Faculty Focus

HIGHER ED TEACHING STRATEGIES FROM MAGNA PUBLICATIONS

Teaching and Learning

Creating More Effective Course Handouts

For most of us, handouts are a staple of instructional life, but as Teresa Sakraida and Peter Draus (reference below) point out, their “development is often a trial-and-error process.” (p. 326) Like so many other aspects of instruction, we take the construction of handouts for granted, their creation guided largely by intuition.

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Survey of College Faculty Reveals Increases in Student-Centered Teaching and Evaluation Methods

Helping students develop critical-thinking skills and discipline-specific knowledge remain at the forefront of faculty goals for undergraduate education, with 99.6 percent of faculty indicating that critical-thinking skills are “very important” or “essential” and 95.1 percent saying the same of discipline-specific knowledge. Other top goals include helping students to evaluate the quality and reliability of information (97.2 percent) and promoting the ability to write more effectively (96.4 percent).

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Understanding Learning Styles Research and Instruments

Research on learning styles now spans four decades and occurs across a wide spectrum of disciplines, including many quite removed from psychology, the disciplinary home of many of the central concepts and theories that ground notions of learning style.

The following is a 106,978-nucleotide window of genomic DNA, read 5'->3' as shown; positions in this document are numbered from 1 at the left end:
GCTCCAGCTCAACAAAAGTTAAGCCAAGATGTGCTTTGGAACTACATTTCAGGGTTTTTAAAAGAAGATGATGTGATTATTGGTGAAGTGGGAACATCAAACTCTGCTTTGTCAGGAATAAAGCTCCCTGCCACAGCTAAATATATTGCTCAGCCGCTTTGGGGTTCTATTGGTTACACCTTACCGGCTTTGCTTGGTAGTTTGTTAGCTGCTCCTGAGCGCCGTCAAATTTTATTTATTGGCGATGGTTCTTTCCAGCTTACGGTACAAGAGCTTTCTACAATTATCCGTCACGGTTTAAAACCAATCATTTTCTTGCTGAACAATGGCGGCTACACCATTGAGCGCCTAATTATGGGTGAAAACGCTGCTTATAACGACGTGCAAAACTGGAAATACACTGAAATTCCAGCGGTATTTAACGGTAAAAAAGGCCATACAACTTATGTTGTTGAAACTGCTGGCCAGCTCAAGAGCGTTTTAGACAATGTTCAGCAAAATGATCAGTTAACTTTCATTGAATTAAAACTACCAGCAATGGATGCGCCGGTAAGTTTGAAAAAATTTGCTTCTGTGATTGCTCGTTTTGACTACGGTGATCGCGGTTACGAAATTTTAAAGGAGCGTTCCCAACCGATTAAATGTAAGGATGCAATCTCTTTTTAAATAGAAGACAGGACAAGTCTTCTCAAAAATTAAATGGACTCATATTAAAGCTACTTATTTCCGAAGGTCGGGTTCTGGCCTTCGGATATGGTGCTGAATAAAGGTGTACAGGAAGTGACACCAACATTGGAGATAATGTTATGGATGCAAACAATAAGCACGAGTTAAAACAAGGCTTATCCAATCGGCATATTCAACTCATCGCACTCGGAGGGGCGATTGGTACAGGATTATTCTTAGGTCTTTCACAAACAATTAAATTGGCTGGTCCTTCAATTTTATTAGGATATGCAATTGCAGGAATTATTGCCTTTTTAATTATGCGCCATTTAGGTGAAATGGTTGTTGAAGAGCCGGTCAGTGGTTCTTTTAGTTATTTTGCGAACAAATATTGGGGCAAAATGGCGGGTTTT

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The ECHO Model of Experiential Learning

As educators we hear and heed Peter McLaren’s warning, “You can’t teach people anything … You have to create a context in which they can analyze themselves and their social formations and lives.” 1 We believe the creation of this context must be our aim as educators, and this context must be balanced between theory and practice. In our pursuit to strike this balance, we believe that experiential education has the potential to assist our fellow educators in transforming their pedagogical practices to more deeply engage their students and improve learning outcomes.

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Large Courses and Student Expectations

Have you tried implementing some active learning strategies in a large course only to find students resisting those efforts? You put students in groups and give them some challenging discussion questions, only to see most of them sitting silently while a few make feeble comments to which no one in the group responds.

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Transformative Learning: Q&A with Patricia Cranton

Transformative learning—learning that changes what students know, how much they know, and what they are able to do with that knowledge—can occur inside and outside the classroom and need not be restricted to any particular discipline.

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Rethinking Multiple Choice Tests for Assessing Student Learning

If you think multiple choice tests are only good to assess how well students memorized facts, it may be time to rethink your testing strategy. Although they are not appropriate for every situation, when properly developed, multiple choice tests can used to assess higher levels of thinking, including application and analysis.

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